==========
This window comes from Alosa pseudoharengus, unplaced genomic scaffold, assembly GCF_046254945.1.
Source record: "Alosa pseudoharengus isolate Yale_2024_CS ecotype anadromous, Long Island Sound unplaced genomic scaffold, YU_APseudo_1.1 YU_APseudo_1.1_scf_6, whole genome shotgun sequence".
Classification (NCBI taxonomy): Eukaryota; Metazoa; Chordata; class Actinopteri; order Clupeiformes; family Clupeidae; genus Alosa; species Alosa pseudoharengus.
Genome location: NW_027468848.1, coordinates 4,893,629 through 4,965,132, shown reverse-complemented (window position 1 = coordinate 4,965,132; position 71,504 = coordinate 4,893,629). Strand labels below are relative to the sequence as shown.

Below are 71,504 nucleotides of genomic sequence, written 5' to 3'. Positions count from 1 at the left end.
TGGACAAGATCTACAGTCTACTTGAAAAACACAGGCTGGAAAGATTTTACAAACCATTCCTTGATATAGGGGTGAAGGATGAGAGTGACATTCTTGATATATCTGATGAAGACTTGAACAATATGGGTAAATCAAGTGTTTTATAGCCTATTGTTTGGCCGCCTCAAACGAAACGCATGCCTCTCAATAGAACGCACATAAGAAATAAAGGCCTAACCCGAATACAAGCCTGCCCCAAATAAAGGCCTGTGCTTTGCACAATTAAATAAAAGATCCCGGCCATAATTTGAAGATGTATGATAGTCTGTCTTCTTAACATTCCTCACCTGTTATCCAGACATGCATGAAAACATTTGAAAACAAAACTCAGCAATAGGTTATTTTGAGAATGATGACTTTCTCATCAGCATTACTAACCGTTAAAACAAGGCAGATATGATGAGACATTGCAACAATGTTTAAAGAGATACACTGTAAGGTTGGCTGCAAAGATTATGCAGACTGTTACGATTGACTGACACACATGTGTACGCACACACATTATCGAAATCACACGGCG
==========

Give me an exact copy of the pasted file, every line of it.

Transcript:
This window comes from Alosa pseudoharengus, unplaced genomic scaffold, assembly GCF_046254945.1.
Source record: "Alosa pseudoharengus isolate Yale_2024_CS ecotype anadromous, Long Island Sound unplaced genomic scaffold, YU_APseudo_1.1 YU_APseudo_1.1_scf_6, whole genome shotgun sequence".
Classification (NCBI taxonomy): Eukaryota; Metazoa; Chordata; class Actinopteri; order Clupeiformes; family Clupeidae; genus Alosa; species Alosa pseudoharengus.
Genome location: NW_027468848.1, coordinates 4,893,629 through 4,965,132, shown reverse-complemented (window position 1 = coordinate 4,965,132; position 71,504 = coordinate 4,893,629). Strand labels below are relative to the sequence as shown.

Below are 71,504 nucleotides of genomic sequence, written 5' to 3'. Positions count from 1 at the left end.
TGGACAAGATCTACAGTCTACTTGAAAAACACAGGCTGGAAAGATTTTACAAACCATTCCTTGATATAGGGGTGAAGGATGAGAGTGACATTCTTGATATATCTGATGAAGACTTGAACAATATGGGTAAATCAAGTGTTTTATAGCCTATTGTTTGGCCGCCTCAAACGAAACGCATGCCTCTCAATAGAACGCACATAAGAAATAAAGGCCTAACCCGAATACAAGCCTGCCCCAAATAAAGGCCTGTGCTTTGCACAATTAAATAAAAGATCCCGGCCATAATTTGAAGATGTATGATAGTCTGTCTTCTTAACATTCCTCACCTGTTATCCAGACATGCATGAAAACATTTGAAAACAAAACTCAGCAATAGGTTATTTTGAGAATGATGACTTTCTCATCAGCATTACTAACCGTTAAAACAAGGCAGATATGATGAGACATTGCAACAATGTTTAAAGAGATACACTGTAAGGTTGGCTGCAAAGATTATGCAGACTGTTACGATTGACTGACACACATGTGTACGCACACACATTATCGAAATCACACGGCG